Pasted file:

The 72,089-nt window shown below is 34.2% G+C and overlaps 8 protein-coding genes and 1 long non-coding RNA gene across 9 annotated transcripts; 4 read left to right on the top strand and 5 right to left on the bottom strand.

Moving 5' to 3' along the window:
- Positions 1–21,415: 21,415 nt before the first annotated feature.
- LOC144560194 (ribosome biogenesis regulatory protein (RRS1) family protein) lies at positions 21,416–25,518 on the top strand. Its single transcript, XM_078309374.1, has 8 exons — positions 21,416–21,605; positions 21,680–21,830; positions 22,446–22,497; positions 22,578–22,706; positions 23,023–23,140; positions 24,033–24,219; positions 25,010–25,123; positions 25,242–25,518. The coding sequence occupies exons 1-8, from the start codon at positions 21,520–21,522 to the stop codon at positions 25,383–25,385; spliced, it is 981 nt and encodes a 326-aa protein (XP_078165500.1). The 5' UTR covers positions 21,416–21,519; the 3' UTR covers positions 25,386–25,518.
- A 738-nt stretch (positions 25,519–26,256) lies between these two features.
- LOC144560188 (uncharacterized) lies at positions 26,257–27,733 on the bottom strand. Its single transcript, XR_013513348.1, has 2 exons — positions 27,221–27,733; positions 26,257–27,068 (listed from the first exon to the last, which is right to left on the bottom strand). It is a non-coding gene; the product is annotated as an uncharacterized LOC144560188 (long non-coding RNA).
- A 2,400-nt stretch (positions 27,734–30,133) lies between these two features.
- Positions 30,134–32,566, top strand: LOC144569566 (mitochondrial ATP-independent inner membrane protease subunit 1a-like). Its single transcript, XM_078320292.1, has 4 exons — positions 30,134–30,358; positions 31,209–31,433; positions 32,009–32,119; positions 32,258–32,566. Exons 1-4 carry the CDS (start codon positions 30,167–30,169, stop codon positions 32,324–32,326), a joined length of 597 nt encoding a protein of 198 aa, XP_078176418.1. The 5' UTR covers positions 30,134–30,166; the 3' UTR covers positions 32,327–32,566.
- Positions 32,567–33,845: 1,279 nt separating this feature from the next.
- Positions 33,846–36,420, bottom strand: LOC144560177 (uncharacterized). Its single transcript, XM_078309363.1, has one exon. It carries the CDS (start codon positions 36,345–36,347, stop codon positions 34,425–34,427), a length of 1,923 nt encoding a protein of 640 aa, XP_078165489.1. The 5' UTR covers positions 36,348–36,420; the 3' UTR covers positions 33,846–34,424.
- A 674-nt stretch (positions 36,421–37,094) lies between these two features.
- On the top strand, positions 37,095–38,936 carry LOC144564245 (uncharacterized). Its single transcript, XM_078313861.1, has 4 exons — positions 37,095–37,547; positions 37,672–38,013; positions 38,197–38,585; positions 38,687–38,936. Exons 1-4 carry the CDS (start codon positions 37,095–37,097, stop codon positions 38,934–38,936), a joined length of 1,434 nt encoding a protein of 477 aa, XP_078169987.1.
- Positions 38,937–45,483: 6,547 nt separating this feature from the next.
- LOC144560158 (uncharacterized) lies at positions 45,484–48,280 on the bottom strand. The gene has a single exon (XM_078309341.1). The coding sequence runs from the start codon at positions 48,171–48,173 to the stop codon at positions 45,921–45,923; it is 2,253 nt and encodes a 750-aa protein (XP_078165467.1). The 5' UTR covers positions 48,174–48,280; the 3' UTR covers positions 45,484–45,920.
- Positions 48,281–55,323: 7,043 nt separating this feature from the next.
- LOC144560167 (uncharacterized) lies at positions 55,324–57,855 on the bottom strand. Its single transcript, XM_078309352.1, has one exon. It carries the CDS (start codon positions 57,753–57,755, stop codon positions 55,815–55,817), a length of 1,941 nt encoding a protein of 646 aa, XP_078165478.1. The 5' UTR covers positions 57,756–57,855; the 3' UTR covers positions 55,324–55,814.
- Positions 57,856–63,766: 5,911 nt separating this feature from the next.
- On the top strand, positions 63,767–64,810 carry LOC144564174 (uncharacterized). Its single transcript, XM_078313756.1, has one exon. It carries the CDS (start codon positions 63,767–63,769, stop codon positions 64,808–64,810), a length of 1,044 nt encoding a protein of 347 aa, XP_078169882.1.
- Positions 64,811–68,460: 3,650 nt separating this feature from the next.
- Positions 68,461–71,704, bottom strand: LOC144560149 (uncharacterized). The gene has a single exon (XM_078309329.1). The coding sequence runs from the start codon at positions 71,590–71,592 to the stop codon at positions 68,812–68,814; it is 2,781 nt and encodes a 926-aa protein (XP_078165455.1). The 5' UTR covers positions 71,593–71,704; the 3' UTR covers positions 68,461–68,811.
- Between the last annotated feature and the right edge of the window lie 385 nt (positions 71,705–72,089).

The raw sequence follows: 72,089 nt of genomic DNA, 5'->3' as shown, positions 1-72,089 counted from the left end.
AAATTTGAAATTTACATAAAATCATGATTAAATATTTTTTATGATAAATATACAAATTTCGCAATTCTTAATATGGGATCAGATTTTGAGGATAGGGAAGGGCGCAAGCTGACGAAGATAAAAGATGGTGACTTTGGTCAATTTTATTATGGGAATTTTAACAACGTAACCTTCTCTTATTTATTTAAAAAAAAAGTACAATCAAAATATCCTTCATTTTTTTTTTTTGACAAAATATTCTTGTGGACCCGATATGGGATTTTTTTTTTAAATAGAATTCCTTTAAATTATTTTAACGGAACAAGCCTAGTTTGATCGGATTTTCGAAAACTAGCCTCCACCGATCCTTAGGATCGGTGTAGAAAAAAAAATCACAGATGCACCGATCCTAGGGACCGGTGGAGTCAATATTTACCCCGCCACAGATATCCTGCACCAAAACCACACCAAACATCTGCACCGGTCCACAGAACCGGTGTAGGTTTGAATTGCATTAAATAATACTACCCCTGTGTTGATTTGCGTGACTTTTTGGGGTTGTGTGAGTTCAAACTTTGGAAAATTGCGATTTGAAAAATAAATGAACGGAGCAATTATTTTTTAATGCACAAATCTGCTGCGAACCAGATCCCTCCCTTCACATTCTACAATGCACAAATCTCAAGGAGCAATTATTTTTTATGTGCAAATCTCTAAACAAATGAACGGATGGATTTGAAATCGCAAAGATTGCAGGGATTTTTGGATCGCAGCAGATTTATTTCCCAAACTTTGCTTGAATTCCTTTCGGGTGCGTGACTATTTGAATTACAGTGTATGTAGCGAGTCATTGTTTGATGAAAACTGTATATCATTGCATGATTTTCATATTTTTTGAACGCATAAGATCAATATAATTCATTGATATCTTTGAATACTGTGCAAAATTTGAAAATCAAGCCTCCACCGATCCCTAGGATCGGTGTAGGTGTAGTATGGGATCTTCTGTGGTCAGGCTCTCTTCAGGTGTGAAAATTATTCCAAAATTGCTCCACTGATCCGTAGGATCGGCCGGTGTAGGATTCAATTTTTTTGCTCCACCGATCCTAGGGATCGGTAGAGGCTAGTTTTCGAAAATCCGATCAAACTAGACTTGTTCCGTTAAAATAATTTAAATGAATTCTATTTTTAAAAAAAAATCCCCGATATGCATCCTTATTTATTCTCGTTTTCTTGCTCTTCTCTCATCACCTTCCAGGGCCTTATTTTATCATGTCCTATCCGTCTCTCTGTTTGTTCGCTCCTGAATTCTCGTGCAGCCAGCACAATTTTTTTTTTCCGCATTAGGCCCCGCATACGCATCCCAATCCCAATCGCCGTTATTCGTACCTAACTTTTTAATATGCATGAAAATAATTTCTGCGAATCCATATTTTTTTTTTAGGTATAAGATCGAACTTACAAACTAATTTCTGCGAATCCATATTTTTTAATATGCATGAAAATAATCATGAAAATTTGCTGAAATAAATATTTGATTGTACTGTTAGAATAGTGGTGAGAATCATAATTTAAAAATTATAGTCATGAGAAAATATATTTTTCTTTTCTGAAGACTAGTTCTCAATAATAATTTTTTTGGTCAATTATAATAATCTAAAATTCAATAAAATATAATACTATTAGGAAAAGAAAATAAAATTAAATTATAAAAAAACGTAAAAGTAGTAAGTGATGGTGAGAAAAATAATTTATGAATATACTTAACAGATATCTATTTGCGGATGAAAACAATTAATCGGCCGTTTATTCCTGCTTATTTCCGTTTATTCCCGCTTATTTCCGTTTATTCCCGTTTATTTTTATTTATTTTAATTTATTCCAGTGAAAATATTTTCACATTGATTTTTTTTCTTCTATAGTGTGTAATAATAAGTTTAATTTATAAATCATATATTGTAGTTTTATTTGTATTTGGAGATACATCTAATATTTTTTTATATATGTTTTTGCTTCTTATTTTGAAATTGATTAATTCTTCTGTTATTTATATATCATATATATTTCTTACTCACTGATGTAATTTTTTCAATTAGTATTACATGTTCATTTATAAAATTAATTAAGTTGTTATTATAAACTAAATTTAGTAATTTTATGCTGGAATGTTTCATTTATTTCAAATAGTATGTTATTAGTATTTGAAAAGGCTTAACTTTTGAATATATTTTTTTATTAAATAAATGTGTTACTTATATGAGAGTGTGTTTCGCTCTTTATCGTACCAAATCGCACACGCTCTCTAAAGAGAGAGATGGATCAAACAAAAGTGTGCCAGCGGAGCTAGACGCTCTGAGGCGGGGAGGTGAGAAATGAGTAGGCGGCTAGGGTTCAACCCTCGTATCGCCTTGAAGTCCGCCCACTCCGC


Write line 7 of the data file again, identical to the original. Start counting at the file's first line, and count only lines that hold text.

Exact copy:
- A 2,400-nt stretch (positions 27,734–30,133) lies between these two features.